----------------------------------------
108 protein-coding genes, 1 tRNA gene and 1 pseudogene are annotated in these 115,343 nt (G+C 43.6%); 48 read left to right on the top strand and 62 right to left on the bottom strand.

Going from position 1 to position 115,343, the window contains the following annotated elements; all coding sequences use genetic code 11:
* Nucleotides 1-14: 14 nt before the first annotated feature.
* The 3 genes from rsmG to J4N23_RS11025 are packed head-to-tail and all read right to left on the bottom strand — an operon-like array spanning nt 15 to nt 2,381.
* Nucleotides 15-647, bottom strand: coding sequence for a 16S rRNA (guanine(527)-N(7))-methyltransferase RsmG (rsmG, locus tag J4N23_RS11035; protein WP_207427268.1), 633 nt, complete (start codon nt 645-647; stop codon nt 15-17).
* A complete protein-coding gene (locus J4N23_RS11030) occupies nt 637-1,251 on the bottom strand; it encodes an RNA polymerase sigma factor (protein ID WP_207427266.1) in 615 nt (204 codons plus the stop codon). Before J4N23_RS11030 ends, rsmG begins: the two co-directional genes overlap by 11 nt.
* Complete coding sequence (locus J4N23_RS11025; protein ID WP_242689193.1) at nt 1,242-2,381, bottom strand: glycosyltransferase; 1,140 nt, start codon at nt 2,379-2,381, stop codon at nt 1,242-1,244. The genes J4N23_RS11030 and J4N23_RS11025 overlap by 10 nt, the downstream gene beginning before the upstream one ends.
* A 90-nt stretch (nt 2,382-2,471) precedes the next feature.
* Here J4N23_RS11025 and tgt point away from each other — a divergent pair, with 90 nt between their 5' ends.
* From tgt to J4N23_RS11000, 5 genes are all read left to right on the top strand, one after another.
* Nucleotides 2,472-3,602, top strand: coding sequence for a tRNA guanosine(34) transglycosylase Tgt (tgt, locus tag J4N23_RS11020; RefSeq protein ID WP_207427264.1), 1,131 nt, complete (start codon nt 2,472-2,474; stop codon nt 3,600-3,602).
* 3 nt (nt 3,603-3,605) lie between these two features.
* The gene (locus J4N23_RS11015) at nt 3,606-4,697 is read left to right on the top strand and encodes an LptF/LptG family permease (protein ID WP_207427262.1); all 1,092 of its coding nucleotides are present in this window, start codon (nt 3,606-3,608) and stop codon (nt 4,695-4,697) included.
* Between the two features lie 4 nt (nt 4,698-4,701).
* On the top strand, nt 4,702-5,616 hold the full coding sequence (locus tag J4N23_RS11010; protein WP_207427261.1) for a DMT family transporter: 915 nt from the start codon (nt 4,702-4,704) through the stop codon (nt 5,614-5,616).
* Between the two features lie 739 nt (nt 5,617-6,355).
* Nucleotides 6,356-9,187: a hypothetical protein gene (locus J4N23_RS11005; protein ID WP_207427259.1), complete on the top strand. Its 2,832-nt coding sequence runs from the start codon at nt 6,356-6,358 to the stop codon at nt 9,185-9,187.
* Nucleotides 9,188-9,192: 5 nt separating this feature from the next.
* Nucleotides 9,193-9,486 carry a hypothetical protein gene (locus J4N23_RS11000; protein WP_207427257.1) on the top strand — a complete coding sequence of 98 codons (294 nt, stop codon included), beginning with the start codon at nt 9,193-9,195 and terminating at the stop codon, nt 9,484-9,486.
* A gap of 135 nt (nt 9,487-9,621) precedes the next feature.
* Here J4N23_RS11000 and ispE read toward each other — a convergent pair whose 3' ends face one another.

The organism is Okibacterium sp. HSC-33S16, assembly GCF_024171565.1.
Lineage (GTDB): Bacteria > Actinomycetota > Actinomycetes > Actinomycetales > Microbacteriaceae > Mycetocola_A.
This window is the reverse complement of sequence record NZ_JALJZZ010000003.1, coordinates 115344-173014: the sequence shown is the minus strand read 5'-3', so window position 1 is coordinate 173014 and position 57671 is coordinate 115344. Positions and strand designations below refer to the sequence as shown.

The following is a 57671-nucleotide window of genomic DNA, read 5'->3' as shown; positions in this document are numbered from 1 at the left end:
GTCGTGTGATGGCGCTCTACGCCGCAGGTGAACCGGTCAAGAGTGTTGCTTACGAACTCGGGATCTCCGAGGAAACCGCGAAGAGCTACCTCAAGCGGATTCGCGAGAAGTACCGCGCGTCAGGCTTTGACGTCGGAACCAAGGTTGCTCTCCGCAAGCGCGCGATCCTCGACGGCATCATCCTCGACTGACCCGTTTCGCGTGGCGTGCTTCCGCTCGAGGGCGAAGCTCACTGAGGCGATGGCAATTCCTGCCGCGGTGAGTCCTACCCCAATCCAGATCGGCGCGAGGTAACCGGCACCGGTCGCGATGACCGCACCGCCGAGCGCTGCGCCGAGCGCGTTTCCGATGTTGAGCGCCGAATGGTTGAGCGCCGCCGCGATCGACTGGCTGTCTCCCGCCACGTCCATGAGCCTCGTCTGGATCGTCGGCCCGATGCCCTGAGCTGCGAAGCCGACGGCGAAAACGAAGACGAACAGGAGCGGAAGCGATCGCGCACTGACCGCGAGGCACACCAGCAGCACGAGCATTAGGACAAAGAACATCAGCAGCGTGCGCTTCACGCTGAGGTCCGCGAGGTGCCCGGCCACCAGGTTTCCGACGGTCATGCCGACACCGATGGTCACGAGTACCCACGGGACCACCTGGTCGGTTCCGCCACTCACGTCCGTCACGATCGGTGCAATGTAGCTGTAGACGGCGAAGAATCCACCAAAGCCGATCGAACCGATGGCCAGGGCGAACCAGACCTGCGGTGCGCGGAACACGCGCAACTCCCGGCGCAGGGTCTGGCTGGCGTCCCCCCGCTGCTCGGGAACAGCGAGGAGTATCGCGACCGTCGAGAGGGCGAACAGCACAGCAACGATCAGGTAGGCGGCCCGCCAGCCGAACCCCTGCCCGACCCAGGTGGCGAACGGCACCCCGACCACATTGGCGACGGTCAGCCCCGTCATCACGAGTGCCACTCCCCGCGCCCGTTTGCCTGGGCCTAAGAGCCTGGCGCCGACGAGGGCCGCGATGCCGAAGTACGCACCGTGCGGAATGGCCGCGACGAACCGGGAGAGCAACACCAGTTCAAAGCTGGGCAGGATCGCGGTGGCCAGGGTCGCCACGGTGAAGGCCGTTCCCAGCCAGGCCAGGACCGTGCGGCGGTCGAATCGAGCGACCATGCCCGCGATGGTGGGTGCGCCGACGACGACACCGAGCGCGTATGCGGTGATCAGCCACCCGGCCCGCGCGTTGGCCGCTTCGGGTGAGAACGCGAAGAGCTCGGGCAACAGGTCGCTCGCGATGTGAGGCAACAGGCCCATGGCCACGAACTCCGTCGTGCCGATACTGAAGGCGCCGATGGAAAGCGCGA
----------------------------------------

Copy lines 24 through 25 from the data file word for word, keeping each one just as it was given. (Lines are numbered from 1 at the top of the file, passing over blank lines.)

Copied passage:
This window is the reverse complement of sequence record NZ_JALJZZ010000003.1, coordinates 115344-173014: the sequence shown is the minus strand read 5'-3', so window position 1 is coordinate 173014 and position 57671 is coordinate 115344. Positions and strand designations below refer to the sequence as shown.

The following is a 57671-nucleotide window of genomic DNA, read 5'->3' as shown; positions in this document are numbered from 1 at the left end: